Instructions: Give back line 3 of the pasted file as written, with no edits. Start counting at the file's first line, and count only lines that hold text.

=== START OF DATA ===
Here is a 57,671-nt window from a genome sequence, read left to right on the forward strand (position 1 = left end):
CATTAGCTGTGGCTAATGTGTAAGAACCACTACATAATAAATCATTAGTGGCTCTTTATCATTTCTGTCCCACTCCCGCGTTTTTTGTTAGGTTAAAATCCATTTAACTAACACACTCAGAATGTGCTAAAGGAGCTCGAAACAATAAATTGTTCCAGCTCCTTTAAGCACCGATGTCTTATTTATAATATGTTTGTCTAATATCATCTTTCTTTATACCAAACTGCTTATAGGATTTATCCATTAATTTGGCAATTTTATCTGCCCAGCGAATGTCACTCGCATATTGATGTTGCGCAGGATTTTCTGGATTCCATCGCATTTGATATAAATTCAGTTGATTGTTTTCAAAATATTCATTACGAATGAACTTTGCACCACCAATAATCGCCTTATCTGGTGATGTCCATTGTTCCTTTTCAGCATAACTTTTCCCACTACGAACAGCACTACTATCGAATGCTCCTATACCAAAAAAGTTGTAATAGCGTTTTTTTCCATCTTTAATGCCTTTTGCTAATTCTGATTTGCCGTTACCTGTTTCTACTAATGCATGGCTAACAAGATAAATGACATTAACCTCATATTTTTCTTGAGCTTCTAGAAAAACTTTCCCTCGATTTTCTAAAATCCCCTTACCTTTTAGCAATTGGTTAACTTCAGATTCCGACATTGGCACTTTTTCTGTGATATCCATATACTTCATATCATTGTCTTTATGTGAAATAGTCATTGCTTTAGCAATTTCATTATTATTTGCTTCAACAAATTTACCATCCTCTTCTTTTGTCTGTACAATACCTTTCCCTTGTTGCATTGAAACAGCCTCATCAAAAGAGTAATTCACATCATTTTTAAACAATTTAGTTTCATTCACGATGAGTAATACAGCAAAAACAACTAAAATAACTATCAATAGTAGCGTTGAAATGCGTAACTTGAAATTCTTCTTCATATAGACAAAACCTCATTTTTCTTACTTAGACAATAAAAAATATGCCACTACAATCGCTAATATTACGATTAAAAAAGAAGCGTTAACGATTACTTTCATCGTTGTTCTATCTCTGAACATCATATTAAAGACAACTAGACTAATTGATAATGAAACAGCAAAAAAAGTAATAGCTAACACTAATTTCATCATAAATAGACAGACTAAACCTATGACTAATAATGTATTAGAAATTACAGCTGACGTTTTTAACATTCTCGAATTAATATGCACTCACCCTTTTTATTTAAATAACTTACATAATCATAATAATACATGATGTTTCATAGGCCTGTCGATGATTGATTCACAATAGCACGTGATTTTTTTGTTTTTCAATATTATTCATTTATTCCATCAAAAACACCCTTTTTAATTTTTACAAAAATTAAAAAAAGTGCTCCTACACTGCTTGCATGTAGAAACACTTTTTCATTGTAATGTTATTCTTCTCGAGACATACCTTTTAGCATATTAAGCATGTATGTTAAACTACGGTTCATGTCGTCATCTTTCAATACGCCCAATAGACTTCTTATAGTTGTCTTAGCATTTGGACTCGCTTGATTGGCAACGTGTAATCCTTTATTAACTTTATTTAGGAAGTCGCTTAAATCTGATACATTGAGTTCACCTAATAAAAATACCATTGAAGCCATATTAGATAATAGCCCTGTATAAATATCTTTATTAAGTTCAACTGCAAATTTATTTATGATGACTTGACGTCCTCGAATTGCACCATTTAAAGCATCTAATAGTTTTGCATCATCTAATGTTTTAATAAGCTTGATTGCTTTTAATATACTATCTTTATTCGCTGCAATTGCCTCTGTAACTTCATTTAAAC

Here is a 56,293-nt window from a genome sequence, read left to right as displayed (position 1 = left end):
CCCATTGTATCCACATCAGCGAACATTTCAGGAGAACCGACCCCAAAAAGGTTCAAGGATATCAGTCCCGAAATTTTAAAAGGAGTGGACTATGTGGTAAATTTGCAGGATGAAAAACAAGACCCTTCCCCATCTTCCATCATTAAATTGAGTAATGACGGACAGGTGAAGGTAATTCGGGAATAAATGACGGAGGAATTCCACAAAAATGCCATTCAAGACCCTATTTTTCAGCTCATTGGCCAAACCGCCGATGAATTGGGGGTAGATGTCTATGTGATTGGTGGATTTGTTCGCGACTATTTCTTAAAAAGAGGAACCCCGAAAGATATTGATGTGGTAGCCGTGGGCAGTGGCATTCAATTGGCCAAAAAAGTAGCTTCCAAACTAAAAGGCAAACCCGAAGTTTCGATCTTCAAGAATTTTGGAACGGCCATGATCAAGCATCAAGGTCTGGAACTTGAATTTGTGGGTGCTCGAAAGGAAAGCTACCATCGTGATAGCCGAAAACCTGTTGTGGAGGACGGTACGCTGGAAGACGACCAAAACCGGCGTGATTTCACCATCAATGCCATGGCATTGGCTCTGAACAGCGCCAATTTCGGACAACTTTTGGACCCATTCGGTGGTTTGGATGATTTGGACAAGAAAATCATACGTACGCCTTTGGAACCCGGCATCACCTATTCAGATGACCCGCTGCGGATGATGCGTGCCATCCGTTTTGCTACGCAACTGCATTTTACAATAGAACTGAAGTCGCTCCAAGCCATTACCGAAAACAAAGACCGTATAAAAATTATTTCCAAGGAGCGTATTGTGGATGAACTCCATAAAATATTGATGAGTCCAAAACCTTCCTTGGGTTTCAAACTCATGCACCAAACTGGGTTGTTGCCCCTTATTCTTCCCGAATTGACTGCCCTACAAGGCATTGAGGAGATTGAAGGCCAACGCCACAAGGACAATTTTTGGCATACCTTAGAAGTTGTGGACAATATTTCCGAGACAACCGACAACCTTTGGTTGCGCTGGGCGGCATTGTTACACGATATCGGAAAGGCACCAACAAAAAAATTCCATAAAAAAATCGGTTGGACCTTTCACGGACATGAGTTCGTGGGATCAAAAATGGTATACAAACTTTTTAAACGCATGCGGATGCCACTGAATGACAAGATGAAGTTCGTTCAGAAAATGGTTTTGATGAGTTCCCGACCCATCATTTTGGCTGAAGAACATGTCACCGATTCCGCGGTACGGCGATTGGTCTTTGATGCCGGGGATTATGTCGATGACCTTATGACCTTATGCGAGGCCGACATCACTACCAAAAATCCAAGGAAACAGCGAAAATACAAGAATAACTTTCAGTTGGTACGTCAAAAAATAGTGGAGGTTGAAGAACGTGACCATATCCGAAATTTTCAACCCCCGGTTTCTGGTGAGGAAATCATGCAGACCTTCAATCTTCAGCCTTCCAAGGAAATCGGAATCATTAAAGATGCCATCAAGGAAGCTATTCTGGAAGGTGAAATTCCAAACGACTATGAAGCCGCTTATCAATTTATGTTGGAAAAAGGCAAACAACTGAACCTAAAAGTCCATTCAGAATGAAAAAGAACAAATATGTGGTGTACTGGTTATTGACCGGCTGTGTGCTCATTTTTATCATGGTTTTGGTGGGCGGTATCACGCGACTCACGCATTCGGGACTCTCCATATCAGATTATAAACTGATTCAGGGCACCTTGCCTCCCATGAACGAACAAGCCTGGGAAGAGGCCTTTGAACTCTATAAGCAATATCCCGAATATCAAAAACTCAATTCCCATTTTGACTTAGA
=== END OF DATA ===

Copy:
Here is a 56,293-nt window from a genome sequence, read left to right as displayed (position 1 = left end):